How a Roman ‘Gate to Hell’ Actually Worked

WORLD

Is it possible to walk through the gates of hell and live? Ancient Romans thought so, and they staged elaborate sacrifices at what they believed were entrances to the underworld. How did that work? (Science)

Learn a little about Ancient Rome, and why “gates to hell” are still deadly today.

Teachers, scroll down for a quick list of key resources in our Teachers Toolkit, including today’s MapMaker Interactive map.

The gate to hell in Hierapolis is a stone doorway leading to a small cave-like grotto.
Photographs by Ömerulusoy, courtesy Wikimedia. CC-BY-3.0

In the grotto, watch out for those mists.
Photographs by Ömerulusoy, courtesy Wikimedia. CC-BY-3.0

Discussion Ideas

 

 

 

  • If the concentrations of carbon dioxide were enough to kill a person in a minute, how did the priests at Hierapolis avoid death?
    • They were taller than the sacrificial animals. The carbon dioxide “lake” was a little more than a foot deep. “Sacrificial animals were not tall enough to keep their heads fully clear of the CO2 lake, and as they became dizzy, their heads would have dropped even lower, exposing them to higher CO2 concentrations and leading to death by asphyxiation. The priests, however, were tall enough to keep their heads above the dangerous gasses, and may have even stood on stones to add to their height.”

 

  • Is the plutonium at Hierapolis still emitting its deadly “breath” today, or has volcanic activity slowed in the intervening millennia?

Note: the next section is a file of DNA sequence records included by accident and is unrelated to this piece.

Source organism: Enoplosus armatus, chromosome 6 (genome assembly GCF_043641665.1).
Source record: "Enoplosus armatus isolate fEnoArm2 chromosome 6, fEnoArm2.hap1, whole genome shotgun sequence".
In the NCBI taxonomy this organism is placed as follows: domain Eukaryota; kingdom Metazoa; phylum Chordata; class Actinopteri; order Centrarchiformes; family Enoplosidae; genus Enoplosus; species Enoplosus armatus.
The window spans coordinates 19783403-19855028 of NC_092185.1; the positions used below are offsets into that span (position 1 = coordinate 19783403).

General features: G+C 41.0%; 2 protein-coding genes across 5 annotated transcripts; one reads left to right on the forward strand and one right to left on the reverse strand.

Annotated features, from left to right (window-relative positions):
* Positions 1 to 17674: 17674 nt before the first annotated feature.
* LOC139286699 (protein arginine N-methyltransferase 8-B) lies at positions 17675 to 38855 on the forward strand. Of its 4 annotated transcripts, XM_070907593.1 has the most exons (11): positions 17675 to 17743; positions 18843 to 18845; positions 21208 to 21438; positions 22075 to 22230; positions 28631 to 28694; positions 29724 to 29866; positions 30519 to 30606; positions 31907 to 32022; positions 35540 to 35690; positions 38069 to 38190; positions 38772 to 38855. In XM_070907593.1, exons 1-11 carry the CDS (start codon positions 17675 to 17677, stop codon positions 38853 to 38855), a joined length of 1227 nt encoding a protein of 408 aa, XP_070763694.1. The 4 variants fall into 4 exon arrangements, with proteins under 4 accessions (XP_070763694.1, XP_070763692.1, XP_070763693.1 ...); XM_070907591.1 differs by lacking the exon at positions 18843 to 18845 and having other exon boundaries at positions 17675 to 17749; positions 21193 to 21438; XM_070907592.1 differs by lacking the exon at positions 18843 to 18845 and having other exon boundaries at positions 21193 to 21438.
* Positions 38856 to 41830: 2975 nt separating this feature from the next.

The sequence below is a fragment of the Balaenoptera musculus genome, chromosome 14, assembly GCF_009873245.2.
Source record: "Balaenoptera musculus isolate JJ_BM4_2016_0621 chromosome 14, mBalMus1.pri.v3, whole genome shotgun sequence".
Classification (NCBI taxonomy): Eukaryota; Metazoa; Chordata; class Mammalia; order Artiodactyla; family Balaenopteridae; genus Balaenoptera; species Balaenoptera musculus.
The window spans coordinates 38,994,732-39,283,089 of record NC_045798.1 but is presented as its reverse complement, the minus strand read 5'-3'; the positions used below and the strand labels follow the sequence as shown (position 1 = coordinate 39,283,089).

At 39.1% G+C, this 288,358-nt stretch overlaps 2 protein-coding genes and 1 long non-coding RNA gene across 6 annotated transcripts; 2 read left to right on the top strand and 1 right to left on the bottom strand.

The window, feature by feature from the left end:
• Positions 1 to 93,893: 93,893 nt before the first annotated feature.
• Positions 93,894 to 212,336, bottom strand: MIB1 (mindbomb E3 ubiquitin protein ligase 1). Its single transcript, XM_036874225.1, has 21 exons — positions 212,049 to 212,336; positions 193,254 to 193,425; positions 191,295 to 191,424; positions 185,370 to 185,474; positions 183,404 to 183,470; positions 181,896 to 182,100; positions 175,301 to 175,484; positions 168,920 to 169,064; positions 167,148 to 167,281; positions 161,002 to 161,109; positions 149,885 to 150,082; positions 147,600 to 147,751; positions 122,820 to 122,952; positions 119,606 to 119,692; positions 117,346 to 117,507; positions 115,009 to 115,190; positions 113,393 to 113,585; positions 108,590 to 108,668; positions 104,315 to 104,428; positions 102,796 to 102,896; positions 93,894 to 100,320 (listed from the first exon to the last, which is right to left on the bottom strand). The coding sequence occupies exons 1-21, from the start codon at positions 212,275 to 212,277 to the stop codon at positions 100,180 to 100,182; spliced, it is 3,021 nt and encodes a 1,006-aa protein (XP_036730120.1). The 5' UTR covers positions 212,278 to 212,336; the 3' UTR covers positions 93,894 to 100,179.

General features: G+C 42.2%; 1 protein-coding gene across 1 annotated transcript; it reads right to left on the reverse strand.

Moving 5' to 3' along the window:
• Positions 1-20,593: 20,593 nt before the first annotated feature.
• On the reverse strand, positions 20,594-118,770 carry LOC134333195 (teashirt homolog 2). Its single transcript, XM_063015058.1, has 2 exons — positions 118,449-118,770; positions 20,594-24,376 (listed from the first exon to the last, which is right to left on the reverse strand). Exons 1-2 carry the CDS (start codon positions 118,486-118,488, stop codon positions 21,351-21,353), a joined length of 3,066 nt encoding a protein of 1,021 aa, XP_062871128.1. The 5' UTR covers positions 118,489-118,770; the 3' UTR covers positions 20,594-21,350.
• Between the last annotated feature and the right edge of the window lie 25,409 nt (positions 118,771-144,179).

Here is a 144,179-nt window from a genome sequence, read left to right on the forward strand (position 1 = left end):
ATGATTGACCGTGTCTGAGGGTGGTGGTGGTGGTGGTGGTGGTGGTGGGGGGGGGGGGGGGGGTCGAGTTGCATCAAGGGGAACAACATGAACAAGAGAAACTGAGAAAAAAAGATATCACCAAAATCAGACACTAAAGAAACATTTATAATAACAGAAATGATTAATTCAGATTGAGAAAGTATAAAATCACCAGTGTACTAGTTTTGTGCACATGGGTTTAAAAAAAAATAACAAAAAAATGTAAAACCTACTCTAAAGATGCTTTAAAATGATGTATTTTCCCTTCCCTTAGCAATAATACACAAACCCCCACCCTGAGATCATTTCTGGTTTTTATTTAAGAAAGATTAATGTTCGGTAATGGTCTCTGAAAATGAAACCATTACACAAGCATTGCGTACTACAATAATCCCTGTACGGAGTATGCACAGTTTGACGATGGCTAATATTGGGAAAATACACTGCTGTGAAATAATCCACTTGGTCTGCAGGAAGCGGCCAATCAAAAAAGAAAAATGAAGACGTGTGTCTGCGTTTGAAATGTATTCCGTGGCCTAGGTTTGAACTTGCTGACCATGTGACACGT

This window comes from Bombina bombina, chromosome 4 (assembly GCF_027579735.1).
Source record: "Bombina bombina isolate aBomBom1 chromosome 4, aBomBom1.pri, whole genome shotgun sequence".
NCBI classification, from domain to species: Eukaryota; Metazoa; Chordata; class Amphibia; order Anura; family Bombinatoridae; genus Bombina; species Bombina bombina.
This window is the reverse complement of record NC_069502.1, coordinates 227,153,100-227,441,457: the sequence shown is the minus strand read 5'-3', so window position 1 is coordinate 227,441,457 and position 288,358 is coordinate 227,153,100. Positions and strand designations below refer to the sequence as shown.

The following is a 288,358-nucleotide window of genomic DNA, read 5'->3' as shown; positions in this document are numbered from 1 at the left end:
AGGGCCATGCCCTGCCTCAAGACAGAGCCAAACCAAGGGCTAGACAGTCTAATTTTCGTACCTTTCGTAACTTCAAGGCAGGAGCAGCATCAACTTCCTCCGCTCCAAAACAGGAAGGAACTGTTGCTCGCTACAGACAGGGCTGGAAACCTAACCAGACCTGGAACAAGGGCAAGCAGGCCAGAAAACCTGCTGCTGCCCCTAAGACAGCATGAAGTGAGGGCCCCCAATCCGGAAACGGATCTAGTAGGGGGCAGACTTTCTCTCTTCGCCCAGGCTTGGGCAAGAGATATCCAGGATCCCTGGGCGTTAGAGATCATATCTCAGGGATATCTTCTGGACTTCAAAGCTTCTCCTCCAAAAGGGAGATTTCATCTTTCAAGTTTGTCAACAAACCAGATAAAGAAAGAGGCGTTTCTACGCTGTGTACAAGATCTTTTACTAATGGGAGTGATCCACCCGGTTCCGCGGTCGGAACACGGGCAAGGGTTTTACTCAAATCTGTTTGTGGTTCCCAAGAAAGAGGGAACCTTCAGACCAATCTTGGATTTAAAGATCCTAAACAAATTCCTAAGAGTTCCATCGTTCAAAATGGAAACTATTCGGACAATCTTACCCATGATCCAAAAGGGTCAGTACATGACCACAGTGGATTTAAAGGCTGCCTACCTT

• This research is so, so cool. What makes it exciting for multidisciplinary scholars?
    • The research “proves the veracity of ancient sources and helps explain not only why people could enter, but also why animals would die.” It “strongly corroborates that at least in the case of Hierapolis, ancient writers like Strabo or Plinius described a mystic phenomenon very exactly without much exaggeration.”
      • This makes it of interest to geologists, classicists, chemists, historians, and, of course, geographers.

 

TEACHERS TOOLKIT

Science: This Roman ‘gate to hell’ killed its victims with a cloud of deadly carbon dioxide

Nat Geo: Plutonium at Hierapolis map

Nat Geo: Ancient Rome

Nat Geo: Volcanic Gas Kills Thousands article

UNESCO World Heritage Center: Hierapolis-Pamukkale

(extra credit! paywalled) Archaeological and Anthropological Sciences: Deadly CO2 gases in the Plutonium of Hierapolis (Denizli, Turkey)

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